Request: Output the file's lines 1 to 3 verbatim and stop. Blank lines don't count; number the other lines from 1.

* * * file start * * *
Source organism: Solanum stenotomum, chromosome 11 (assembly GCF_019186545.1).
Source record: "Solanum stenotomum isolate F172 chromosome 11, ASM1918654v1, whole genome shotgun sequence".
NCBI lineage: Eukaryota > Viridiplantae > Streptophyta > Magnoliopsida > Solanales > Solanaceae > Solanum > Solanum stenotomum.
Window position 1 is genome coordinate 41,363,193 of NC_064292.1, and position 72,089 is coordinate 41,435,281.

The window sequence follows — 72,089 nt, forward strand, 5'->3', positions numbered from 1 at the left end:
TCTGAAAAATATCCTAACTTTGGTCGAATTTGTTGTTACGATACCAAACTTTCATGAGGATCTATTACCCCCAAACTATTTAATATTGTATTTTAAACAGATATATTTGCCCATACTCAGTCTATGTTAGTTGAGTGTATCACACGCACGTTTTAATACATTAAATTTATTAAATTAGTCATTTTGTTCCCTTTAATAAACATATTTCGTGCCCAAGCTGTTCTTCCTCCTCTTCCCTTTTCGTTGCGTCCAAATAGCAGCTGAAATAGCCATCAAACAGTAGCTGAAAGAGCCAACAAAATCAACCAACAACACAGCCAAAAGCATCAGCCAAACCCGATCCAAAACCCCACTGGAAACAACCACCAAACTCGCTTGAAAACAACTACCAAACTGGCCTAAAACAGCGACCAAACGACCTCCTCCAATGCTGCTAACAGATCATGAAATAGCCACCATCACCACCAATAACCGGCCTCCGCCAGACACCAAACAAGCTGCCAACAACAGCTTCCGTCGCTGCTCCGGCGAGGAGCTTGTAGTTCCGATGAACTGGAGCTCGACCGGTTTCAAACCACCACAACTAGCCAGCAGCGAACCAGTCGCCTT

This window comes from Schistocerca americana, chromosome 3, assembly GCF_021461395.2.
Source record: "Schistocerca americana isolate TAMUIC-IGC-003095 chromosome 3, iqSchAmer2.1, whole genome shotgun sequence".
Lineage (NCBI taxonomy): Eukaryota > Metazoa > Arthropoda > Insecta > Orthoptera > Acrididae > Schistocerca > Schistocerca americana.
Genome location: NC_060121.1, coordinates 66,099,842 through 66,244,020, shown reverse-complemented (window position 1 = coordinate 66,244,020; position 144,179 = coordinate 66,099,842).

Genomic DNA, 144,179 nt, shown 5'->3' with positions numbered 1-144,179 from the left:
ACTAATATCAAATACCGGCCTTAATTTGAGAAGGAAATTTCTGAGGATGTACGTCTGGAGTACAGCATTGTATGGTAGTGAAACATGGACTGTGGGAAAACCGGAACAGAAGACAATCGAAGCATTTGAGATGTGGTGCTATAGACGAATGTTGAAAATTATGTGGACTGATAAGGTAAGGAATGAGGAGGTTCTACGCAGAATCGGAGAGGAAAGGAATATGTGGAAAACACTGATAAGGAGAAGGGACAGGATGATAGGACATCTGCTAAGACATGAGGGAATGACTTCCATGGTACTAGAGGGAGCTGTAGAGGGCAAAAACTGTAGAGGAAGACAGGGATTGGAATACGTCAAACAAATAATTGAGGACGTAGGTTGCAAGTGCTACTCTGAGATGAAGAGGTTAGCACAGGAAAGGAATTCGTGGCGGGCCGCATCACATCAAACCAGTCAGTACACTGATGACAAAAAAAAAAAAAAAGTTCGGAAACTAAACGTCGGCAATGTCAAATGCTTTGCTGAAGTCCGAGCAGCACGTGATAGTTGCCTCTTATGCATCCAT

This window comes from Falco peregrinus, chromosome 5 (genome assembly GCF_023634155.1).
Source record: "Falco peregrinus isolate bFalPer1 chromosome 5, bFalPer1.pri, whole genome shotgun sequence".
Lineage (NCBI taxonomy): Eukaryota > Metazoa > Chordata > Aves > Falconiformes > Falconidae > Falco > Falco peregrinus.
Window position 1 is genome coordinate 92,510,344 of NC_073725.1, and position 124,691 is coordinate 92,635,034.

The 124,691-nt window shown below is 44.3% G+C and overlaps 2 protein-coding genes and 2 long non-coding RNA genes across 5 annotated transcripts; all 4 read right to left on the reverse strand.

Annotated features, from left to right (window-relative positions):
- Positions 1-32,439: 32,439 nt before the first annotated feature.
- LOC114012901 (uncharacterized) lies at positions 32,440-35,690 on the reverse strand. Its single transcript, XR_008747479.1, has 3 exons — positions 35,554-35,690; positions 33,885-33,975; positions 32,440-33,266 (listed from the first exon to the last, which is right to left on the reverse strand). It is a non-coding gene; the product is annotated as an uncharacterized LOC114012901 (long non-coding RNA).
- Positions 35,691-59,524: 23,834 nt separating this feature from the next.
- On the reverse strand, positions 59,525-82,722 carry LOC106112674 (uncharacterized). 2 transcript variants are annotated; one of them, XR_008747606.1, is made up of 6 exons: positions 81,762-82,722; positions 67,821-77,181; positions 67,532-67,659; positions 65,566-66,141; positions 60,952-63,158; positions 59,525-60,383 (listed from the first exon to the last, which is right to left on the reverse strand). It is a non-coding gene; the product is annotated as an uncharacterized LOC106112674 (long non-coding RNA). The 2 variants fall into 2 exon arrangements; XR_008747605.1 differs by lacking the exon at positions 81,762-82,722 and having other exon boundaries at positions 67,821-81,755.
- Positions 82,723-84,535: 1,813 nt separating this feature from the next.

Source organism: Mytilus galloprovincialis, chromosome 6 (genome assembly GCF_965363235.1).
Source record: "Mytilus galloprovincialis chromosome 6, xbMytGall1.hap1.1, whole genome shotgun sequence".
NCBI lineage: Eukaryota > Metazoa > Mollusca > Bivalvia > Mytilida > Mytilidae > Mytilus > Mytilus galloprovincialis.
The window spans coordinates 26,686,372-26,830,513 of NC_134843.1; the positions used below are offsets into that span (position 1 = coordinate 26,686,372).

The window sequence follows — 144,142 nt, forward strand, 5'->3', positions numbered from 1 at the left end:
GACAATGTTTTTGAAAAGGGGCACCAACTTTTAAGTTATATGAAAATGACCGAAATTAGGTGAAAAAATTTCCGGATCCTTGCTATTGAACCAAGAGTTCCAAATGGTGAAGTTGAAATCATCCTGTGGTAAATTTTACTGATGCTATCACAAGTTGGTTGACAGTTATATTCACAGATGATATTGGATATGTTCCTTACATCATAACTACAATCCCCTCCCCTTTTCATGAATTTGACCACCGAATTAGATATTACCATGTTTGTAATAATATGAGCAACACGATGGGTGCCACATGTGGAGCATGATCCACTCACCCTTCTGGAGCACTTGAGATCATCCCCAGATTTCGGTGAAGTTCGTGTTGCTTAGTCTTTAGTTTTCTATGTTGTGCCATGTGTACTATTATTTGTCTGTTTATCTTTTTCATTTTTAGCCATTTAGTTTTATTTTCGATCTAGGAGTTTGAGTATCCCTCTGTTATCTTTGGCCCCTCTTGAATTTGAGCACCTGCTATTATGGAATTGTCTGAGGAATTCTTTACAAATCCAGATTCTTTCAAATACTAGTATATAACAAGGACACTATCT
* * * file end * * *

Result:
Source organism: Solanum stenotomum, chromosome 11 (assembly GCF_019186545.1).
Source record: "Solanum stenotomum isolate F172 chromosome 11, ASM1918654v1, whole genome shotgun sequence".
NCBI lineage: Eukaryota > Viridiplantae > Streptophyta > Magnoliopsida > Solanales > Solanaceae > Solanum > Solanum stenotomum.